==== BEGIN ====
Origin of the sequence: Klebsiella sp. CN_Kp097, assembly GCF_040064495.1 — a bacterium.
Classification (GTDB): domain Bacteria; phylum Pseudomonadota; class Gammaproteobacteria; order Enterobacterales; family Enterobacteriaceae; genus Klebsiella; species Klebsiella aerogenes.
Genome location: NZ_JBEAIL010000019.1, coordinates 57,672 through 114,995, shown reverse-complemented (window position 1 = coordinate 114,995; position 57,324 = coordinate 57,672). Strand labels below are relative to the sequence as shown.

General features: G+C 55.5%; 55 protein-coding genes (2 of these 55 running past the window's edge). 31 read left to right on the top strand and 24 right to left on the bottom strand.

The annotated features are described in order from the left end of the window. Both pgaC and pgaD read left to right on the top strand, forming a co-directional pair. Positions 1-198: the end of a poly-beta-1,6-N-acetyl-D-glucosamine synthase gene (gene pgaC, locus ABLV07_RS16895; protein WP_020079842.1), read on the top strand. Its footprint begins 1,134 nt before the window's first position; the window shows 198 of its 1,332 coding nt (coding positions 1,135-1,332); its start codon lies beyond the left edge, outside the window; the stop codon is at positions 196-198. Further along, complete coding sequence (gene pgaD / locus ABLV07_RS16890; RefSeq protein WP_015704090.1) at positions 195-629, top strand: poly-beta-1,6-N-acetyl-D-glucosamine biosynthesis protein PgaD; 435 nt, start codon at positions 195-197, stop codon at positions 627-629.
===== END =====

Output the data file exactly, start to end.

Origin of the sequence: Klebsiella sp. CN_Kp097, assembly GCF_040064495.1 — a bacterium.
Classification (GTDB): domain Bacteria; phylum Pseudomonadota; class Gammaproteobacteria; order Enterobacterales; family Enterobacteriaceae; genus Klebsiella; species Klebsiella aerogenes.
Genome location: NZ_JBEAIL010000019.1, coordinates 57,672 through 114,995, shown reverse-complemented (window position 1 = coordinate 114,995; position 57,324 = coordinate 57,672). Strand labels below are relative to the sequence as shown.

General features: G+C 55.5%; 55 protein-coding genes (2 of these 55 running past the window's edge). 31 read left to right on the top strand and 24 right to left on the bottom strand.

The annotated features are described in order from the left end of the window. Both pgaC and pgaD read left to right on the top strand, forming a co-directional pair. Positions 1-198: the end of a poly-beta-1,6-N-acetyl-D-glucosamine synthase gene (gene pgaC, locus ABLV07_RS16895; protein WP_020079842.1), read on the top strand. Its footprint begins 1,134 nt before the window's first position; the window shows 198 of its 1,332 coding nt (coding positions 1,135-1,332); its start codon lies beyond the left edge, outside the window; the stop codon is at positions 196-198. Further along, complete coding sequence (gene pgaD / locus ABLV07_RS16890; RefSeq protein WP_015704090.1) at positions 195-629, top strand: poly-beta-1,6-N-acetyl-D-glucosamine biosynthesis protein PgaD; 435 nt, start codon at positions 195-197, stop codon at positions 627-629.